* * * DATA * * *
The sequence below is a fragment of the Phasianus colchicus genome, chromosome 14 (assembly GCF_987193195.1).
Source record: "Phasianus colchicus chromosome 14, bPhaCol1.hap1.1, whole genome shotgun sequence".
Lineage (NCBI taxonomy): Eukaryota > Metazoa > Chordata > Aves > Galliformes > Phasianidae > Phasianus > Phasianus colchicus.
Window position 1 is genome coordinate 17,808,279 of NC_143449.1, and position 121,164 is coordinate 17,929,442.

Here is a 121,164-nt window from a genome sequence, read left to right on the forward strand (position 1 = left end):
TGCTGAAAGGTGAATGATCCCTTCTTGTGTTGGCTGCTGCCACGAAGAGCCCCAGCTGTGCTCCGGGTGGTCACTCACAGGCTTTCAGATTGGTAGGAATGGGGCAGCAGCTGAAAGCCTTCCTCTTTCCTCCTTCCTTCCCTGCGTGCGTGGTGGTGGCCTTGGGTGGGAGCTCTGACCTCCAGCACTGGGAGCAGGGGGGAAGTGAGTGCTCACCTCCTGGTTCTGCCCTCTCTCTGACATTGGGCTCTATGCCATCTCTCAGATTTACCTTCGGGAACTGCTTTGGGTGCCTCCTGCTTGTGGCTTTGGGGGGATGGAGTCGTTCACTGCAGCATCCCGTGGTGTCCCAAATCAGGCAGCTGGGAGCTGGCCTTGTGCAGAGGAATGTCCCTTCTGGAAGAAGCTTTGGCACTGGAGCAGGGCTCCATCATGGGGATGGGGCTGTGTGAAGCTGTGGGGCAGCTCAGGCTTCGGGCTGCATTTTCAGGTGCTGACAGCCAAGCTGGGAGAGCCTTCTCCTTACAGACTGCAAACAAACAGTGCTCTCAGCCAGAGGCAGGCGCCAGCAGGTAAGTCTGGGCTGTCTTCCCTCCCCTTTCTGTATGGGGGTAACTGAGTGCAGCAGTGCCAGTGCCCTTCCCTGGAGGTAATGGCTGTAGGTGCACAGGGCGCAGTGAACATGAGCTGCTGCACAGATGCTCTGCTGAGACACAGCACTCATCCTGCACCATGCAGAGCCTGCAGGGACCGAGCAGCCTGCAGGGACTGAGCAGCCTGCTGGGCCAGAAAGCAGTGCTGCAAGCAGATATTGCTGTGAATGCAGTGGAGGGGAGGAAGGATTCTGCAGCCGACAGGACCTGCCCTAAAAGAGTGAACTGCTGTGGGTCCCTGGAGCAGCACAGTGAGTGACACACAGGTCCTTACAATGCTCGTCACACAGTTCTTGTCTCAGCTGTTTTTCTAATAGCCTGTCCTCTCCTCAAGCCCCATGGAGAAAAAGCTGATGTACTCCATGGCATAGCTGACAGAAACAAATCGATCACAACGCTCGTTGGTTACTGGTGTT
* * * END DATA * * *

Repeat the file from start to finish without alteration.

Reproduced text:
The sequence below is a fragment of the Phasianus colchicus genome, chromosome 14 (assembly GCF_987193195.1).
Source record: "Phasianus colchicus chromosome 14, bPhaCol1.hap1.1, whole genome shotgun sequence".
Lineage (NCBI taxonomy): Eukaryota > Metazoa > Chordata > Aves > Galliformes > Phasianidae > Phasianus > Phasianus colchicus.
Window position 1 is genome coordinate 17,808,279 of NC_143449.1, and position 121,164 is coordinate 17,929,442.

Here is a 121,164-nt window from a genome sequence, read left to right on the forward strand (position 1 = left end):
TGCTGAAAGGTGAATGATCCCTTCTTGTGTTGGCTGCTGCCACGAAGAGCCCCAGCTGTGCTCCGGGTGGTCACTCACAGGCTTTCAGATTGGTAGGAATGGGGCAGCAGCTGAAAGCCTTCCTCTTTCCTCCTTCCTTCCCTGCGTGCGTGGTGGTGGCCTTGGGTGGGAGCTCTGACCTCCAGCACTGGGAGCAGGGGGGAAGTGAGTGCTCACCTCCTGGTTCTGCCCTCTCTCTGACATTGGGCTCTATGCCATCTCTCAGATTTACCTTCGGGAACTGCTTTGGGTGCCTCCTGCTTGTGGCTTTGGGGGGATGGAGTCGTTCACTGCAGCATCCCGTGGTGTCCCAAATCAGGCAGCTGGGAGCTGGCCTTGTGCAGAGGAATGTCCCTTCTGGAAGAAGCTTTGGCACTGGAGCAGGGCTCCATCATGGGGATGGGGCTGTGTGAAGCTGTGGGGCAGCTCAGGCTTCGGGCTGCATTTTCAGGTGCTGACAGCCAAGCTGGGAGAGCCTTCTCCTTACAGACTGCAAACAAACAGTGCTCTCAGCCAGAGGCAGGCGCCAGCAGGTAAGTCTGGGCTGTCTTCCCTCCCCTTTCTGTATGGGGGTAACTGAGTGCAGCAGTGCCAGTGCCCTTCCCTGGAGGTAATGGCTGTAGGTGCACAGGGCGCAGTGAACATGAGCTGCTGCACAGATGCTCTGCTGAGACACAGCACTCATCCTGCACCATGCAGAGCCTGCAGGGACCGAGCAGCCTGCAGGGACTGAGCAGCCTGCTGGGCCAGAAAGCAGTGCTGCAAGCAGATATTGCTGTGAATGCAGTGGAGGGGAGGAAGGATTCTGCAGCCGACAGGACCTGCCCTAAAAGAGTGAACTGCTGTGGGTCCCTGGAGCAGCACAGTGAGTGACACACAGGTCCTTACAATGCTCGTCACACAGTTCTTGTCTCAGCTGTTTTTCTAATAGCCTGTCCTCTCCTCAAGCCCCATGGAGAAAAAGCTGATGTACTCCATGGCATAGCTGACAGAAACAAATCGATCACAACGCTCGTTGGTTACTGGTGTT